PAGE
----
Hula, Halus and the Hilton Hawaiian

Tee shirt for this years Hula Festival

Being one that does not like traffic jams, expensive parking spaces and crowded streets I seldom go into Waikiki. But once I’ve navigated through all of that and I get out of the car and look around I chastise myself. There is a lot of beauty in a day that begins with trade-winds, blue canals and the thought of Hula Kahiko. ( Ancient Hula)

Ala Wai Boat Harbor is the first to greet me as we park the car to go into the Hilton Hawaiian Village

My son is trying to be patient with me as we head on to the hotel grounds. He is talking to me and walking ahead when he realizes that I’m still at the statue taking photos. The sculptures are graceful, full of meaning and captivating. I need to take a picture. How else can I tell a story.

This tells the story of the making of Kapa by two sister in an ancient legend. The seated woman who is pounding Kapa is Puanani Van Dorpe who has learned the ancient ways of Kapa Making and passed it on so that the art of Kapa won’t be lost. She has been named a Living Hawaiian Legend.

So my son backs up and tells me it is OK he understands  and once again we start for the festival. Then I see the chapel on the grounds and what’s that in the window? A bride. I must take a photo.

The wedding chapel where a Japanese bride is waiting. Many Japanese come from Japan to get married here. They most likely will have had the traditional Japanese wedding at home but still pay big money to have an American wedding here. Usually it is just the bride in groom and no guest.

I’ve purposely left the photo large so that you can see the bride inside the window.

My son now has told me that it is getting late and if we don’t hurry we won’t get a good seat. So I leave all the Kodak moments behind and we head into the hotel.

As we step out of the elevator we step into the heart of the festival. By that I mean the preparation. I’m not sure why a lot of the work is going on in the hallways. Maybe the hotel did not provide the halaus with an area to prepare or the halaus just spilled out into the walkways. What ever the reason I find it thrilling and immediately start taking more photos.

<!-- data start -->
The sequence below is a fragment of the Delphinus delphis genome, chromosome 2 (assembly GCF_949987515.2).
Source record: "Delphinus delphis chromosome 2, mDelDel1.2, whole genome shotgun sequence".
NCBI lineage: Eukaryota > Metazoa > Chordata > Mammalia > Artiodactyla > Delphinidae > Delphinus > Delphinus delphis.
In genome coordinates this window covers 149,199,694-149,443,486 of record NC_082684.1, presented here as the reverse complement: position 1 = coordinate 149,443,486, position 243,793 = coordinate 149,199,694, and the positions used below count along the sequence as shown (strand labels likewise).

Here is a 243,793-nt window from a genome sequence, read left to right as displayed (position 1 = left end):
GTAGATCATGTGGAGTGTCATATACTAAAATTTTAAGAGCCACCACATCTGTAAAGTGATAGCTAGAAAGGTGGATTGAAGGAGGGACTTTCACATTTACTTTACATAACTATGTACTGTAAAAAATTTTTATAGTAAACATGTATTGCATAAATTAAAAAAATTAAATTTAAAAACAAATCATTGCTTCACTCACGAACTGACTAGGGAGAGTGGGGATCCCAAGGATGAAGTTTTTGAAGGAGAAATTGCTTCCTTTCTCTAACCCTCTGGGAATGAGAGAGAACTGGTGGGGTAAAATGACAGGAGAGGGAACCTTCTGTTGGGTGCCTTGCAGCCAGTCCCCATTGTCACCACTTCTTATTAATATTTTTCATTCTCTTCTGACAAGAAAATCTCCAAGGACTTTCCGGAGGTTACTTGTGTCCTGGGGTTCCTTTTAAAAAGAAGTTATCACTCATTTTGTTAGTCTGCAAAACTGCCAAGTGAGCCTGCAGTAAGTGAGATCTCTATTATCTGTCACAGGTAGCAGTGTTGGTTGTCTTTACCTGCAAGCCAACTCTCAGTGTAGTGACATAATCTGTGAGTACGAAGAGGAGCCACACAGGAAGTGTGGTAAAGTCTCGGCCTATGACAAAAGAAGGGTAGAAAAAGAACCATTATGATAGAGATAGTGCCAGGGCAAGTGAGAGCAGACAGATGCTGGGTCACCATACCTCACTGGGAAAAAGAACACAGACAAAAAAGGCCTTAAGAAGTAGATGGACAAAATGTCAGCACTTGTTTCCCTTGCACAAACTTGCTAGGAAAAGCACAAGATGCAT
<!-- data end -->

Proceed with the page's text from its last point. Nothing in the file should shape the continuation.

Dancers are working on a Ti leaf skirt

One of the males is being fitted for his skirt.

Bird of Paradise flowers have been wrapped in preparation for head pieces

A hairdresser adds fern, ginger and the Bird of Paradise to the dancers hair

Finished hair piece

My son has now managed to relate the urgency to me as I take my last photos. I just could not pass up these leis.

Leis for sale

Orchids and more orchids
Leis are works of art

We are finely inside and like my son said, we should have walked faster as we are in pretty bad seats. But what I could see they were all pretty bad seats as they were level with the stage so that I could not see a lot of the dancing. To make things worse I had forgotten my tripod and had to take hand-held photos without flash. So my photos are a bit blurry

The fixture lights up signaling the beginning of the festival.

Auana Hula (modern hula) This is what most people think of when they think of Hula. The graceful dancers whose hands seem to float tell a story about the snow.

This halau appears in the style of King Kalakaua era in the 1800’s

The Kahiko (ancient hula)

When the halau enters the stage  the kumu calls  to get ready. The excitement begins. The audience which by now is full of other halaus call out loudly and excitedly. This is a competition but everyone has worked hard, raised money, put much time and sweat into their routine and when a strong move is performed they are not competitors but co-hearts, all are one in the perpetuation of an ancient art that almost disappeared because of the outside influences to the islands. I can’t help but cry I am so emotional to watch my calabash granddaughter perform.

The performance is over and the kumu hugs one of her performers. Love and respect passes from the dancer to her teacher. They’ve worked hard and the expression on the kumu’s face shows how much she cares for her girls.

It’s over now. The Kumu calls her girls together and they wait for the elevator to head back to their rooms where they will change and come back to the auditorium to then cheer on the other halaus.

My son and I head out of the hotel I with my camera in hand now that I am not on a time frame. But everything seems to pale after all the color and excitement. Then I see this one last sculpture.

I believe it sums up the day. What a beautiful tradition

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